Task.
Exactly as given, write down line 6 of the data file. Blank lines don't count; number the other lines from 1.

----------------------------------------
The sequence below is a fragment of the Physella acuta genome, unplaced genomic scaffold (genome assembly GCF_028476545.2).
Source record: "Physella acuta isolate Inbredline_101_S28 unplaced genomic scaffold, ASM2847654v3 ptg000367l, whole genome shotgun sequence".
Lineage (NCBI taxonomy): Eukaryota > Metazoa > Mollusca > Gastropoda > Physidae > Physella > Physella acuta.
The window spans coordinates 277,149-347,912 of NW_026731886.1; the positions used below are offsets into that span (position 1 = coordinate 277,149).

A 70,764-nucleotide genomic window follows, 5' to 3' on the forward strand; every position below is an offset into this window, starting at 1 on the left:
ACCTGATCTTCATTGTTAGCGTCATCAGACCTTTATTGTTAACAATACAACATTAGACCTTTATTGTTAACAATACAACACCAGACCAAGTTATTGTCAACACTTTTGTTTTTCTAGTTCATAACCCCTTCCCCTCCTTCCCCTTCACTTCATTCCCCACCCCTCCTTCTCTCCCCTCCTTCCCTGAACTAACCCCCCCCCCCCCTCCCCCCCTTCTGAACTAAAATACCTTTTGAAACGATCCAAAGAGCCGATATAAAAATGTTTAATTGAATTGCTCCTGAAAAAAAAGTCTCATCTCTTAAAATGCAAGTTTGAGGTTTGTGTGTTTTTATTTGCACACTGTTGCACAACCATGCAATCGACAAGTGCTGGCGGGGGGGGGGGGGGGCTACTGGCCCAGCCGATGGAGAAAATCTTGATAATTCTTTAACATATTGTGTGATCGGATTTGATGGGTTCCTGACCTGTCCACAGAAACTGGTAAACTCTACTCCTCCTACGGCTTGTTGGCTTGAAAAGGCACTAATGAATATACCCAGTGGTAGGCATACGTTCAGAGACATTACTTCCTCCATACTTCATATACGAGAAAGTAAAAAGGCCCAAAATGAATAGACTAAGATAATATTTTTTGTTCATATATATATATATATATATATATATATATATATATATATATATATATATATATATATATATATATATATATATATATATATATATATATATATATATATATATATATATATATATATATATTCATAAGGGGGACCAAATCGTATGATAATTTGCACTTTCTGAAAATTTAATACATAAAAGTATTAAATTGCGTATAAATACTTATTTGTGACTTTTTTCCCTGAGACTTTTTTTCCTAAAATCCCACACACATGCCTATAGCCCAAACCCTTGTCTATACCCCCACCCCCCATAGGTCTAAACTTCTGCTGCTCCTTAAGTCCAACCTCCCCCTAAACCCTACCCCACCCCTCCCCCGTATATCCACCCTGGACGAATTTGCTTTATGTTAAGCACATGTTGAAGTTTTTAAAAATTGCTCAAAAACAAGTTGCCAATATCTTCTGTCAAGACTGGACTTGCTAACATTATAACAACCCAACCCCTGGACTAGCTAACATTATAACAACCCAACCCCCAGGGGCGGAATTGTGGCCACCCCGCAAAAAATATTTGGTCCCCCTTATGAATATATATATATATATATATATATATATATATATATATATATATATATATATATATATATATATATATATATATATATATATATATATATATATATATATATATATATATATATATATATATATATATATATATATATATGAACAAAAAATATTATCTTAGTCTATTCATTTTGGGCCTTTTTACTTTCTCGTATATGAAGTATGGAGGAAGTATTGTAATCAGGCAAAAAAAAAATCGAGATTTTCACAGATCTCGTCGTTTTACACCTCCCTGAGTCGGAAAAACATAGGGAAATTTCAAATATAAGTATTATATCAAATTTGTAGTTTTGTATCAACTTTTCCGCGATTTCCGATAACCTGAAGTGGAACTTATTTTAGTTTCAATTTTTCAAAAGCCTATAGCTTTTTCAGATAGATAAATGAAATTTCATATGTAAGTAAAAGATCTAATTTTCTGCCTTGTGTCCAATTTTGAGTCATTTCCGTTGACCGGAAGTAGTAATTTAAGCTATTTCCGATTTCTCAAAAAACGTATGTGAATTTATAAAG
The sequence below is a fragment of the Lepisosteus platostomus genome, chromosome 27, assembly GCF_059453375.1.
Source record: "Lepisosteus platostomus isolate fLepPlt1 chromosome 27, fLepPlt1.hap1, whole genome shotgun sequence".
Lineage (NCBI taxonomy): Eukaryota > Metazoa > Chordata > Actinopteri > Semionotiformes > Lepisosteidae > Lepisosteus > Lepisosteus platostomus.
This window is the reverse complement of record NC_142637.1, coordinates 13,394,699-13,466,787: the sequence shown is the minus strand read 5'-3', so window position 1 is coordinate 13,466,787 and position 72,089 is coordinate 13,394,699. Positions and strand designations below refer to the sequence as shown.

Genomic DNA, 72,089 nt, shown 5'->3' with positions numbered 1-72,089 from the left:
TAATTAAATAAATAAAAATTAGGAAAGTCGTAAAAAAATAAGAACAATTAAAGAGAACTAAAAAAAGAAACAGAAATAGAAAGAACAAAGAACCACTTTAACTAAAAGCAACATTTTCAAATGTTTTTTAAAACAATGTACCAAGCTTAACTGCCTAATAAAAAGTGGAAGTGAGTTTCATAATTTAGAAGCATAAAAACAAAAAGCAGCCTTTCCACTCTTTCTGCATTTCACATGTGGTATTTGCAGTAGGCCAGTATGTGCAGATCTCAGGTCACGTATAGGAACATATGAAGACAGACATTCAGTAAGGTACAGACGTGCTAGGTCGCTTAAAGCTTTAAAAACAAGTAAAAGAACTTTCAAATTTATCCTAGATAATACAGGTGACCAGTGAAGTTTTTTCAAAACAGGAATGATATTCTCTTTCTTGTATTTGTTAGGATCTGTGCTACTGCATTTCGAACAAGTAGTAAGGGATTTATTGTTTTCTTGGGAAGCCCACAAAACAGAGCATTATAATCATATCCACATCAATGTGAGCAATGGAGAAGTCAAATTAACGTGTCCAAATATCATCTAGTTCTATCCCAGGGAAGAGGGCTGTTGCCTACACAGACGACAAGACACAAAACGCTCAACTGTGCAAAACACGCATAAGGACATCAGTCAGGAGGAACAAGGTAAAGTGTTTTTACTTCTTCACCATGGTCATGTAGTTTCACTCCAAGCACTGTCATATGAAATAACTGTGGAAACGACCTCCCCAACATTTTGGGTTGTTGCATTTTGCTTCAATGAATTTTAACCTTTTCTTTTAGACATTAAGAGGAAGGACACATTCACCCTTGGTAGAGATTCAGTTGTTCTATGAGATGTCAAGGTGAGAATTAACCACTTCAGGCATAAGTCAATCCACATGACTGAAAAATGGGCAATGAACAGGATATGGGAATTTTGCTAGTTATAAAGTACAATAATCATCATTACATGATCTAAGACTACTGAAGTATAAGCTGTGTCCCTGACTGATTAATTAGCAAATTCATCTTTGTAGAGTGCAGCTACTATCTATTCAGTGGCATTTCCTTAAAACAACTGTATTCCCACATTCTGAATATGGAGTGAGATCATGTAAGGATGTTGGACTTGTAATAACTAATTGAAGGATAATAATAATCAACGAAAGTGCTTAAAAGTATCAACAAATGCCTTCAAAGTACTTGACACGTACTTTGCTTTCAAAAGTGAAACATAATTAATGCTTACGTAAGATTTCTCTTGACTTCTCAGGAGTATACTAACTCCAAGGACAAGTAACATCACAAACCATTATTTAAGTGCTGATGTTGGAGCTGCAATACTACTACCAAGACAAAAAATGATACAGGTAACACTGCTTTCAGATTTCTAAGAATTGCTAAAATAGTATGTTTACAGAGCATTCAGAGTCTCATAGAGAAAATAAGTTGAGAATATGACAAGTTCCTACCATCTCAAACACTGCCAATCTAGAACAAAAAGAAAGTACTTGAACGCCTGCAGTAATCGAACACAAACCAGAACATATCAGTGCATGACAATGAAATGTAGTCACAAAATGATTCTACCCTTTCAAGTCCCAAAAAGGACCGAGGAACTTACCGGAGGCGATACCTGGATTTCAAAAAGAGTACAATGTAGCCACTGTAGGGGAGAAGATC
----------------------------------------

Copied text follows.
ACCTGATCTTCATTGTTAGCGTCATCAGACCTTTATTGTTAACAATACAACATTAGACCTTTATTGTTAACAATACAACACCAGACCAAGTTATTGTCAACACTTTTGTTTTTCTAGTTCATAACCCCTTCCCCTCCTTCCCCTTCACTTCATTCCCCACCCCTCCTTCTCTCCCCTCCTTCCCTGAACTAACCCCCCCCCCCCCTCCCCCCCTTCTGAACTAAAATACCTTTTGAAACGATCCAAAGAGCCGATATAAAAATGTTTAATTGAATTGCTCCTGAAAAAAAAGTCTCATCTCTTAAAATGCAAGTTTGAGGTTTGTGTGTTTTTATTTGCACACTGTTGCACAACCATGCAATCGACAAGTGCTGGCGGGGGGGGGGGGGGGCTACTGGCCCAGCCGATGGAGAAAATCTTGATAATTCTTTAACATATTGTGTGATCGGATTTGATGGGTTCCTGACCTGTCCACAGAAACTGGTAAACTCTACTCCTCCTACGGCTTGTTGGCTTGAAAAGGCACTAATGAATATACCCAGTGGTAGGCATACGTTCAGAGACATTACTTCCTCCATACTTCATATACGAGAAAGTAAAAAGGCCCAAAATGAATAGACTAAGATAATATTTTTTGTTCATATATATATATATATATATATATATATATATATATATATATATATATATATATATATATATATATATATATATATATATATATATATATATATATATATATATATATATATATATATATATTCATAAGGGGGACCAAATCGTATGATAATTTGCACTTTCTGAAAATTTAATACATAAAAGTATTAAATTGCGTATAAATACTTATTTGTGACTTTTTTCCCTGAGACTTTTTTTCCTAAAATCCCACACACATGCCTATAGCCCAAACCCTTGTCTATACCCCCACCCCCCATAGGTCTAAACTTCTGCTGCTCCTTAAGTCCAACCTCCCCCTAAACCCTACCCCACCCCTCCCCCGTATATCCACCCTGGACGAATTTGCTTTATGTTAAGCACATGTTGAAGTTTTTAAAAATTGCTCAAAAACAAGTTGCCAATATCTTCTGTCAAGACTGGACTTGCTAACATTATAACAACCCAACCCCTGGACTAGCTAACATTATAACAACCCAACCCCCAGGGGCGGAATTGTGGCCACCCCGCAAAAAATATTTGGTCCCCCTTATGAATATATATATATATATATATATATATATATATATATATATATATATATATATATATATATATATATATATATATATATATATATATATATATATATATATATATATATATATATATATATATATATATATATATATATATGAACAAAAAATATTATCTTAGTCTATTCATTTTGGGCCTTTTTACTTTCTCGTATATGAAGTATGGAGGAAGTATTGTAATCAGGCAAAAAAAAAATCGAGATTTTCACAGATCTCGTCGTTTTACACCTCCCTGAGTCGGAAAAACATAGGGAAATTTCAAATATAAGTATTATATCAAATTTGTAGTTTTGTATCAACTTTTCCGCGATTTCCGATAACCTGAAGTGGAACTTATTTTAGTTTCAATTTTTCAAAAGCCTATAGCTTTTTCAGATAGATAAATGAAATTTCATATGTAAGTAAAAGATCTAATTTTCTGCCTTGTGTCCAATTTTGAGTCATTTCCGTTGACCGGAAGTAGTAATTTAAGCTATTTCCGATTTCTCAAAAAACGTATGTGAATTTATAAAG